I also disagree with the notion that CS is a bunch of relatively short-time relearning cycles.

Having been in the industry for 20 years doing the same type of work (Unix system administration) for 17 of those years, I think you need to be prepared for the work environment. If you go in on the bleeding edge of the industry, then be prepared for the endless short cycles. If you get in on some more standards, you'll find a lot more security. Basically, look into what large institutions like banks, government, schools are using. Despite the fast changing environment, those institutions do not have the huge sums of money to overhaul their systems every few years. Although they change their desktops and the COTS software that they use to support the staff, the basic applications that they use for large scale procurements, financial, or institutional work do not change. There are still institutions using large IBM mainframes using old 1960's operating systems. There are DEC boxes still using the 1970's VAX system. There are banks using Cobol, engineering support in Fortran77, programs and applications in C, etc.

Life isn't always like the .com little companies that flit about the bleeding edge like high school kids trends.

As for salaries, CS salaries in the DC area tend to average more in the $50-80K on average. For all of the high end salaries, you have a bunch of small companies, non-profits, one-or-two person shops that pay in the $40-50K range. I know lots of people working in the lower end. Many of them could go out to make much more money, but they don't for various reasons (they like supporting non-profits, they like working close to home, they like the flex hours the lower paying job gives, they like working less than 60 hours per week, etc). Also the average is based on the fact that there are a lot of people that jump into CS related fields from other jobs and jump out again. There are many long term CS'ers out there, but there are many attention deficit career types that jump in thinking its easy money, get bored and jump out. And those tend to affect the salary standards.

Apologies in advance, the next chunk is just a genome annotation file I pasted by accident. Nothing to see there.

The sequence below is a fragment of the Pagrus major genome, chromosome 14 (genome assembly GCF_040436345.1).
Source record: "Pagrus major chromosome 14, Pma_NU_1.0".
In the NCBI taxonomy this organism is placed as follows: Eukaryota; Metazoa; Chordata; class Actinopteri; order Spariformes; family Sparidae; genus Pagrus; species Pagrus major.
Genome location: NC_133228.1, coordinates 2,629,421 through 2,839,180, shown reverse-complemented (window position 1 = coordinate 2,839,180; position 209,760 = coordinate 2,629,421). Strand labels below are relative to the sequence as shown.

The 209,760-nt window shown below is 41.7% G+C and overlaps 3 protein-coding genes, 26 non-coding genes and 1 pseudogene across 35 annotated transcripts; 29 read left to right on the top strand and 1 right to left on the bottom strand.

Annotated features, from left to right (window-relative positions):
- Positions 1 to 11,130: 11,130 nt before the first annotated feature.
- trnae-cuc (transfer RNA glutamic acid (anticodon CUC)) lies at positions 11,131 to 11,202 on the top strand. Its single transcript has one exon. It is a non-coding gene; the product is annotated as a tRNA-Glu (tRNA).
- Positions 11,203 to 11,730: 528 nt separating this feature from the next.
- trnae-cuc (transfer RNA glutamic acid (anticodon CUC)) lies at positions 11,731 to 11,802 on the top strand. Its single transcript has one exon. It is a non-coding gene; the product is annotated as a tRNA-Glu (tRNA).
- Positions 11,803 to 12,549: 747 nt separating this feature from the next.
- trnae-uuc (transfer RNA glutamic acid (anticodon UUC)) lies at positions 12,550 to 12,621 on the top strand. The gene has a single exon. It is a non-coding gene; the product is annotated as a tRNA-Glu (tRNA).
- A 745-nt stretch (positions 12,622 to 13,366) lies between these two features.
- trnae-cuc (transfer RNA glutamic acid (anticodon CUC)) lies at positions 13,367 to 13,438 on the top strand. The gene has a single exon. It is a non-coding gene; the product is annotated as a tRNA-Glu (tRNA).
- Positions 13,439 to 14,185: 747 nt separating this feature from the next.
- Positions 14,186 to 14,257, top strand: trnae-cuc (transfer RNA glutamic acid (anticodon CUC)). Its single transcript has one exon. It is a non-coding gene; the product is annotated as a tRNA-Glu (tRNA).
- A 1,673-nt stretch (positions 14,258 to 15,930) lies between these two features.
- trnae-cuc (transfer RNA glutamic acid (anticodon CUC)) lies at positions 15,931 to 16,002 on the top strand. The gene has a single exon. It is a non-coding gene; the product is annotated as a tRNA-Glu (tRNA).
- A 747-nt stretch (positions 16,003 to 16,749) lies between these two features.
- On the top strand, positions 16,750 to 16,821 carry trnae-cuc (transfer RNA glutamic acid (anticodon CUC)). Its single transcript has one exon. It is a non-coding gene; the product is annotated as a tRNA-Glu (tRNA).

Posted by: DadWannaBe | August 30, 2006 2:02 PM

Some of you sink-or-swim enthusiasts need to rethink your philosophy, which is actually nastiness/selfishness masquerading as "tough love." It's not a sentiment that will pay huge dividends in your old age. Some day, your well-being may depend on the kindness of a person much younger than you.

Posted by: Texas mom | August 30, 2006 3:56 PM

For those empty-nesters that may want to have another child in their life, there are so many American children and teens right in our own communities who need good foster parents and/or adoptive parents.

If you've raised two well adjusted boys, you would make a great foster-mom.

Posted by: The Dane | August 30, 2006 5:31 PM

Don't forget that there are ROTC scholarships that are essentially non-competitive. Also, a person can join the military and get 100% tuition assistance. There are many ways to skin the cat of getting a college degree. My parents were definitely of the "you need to pay your own way" and what ended up happening was a few student loans, an enlistment in the service to get the BA, and then later commissioning to have a regular career in the Air Force. Didn't cost my parents much and while I didn't have the traditional college experience (party all night, wake up at noon), I still graduated in five years. I have two kids under three and I fully expect them to foot the majority of the bill for college, either through scholarships, loans, part-time jobs or what have you. The entitlement mentality stinks.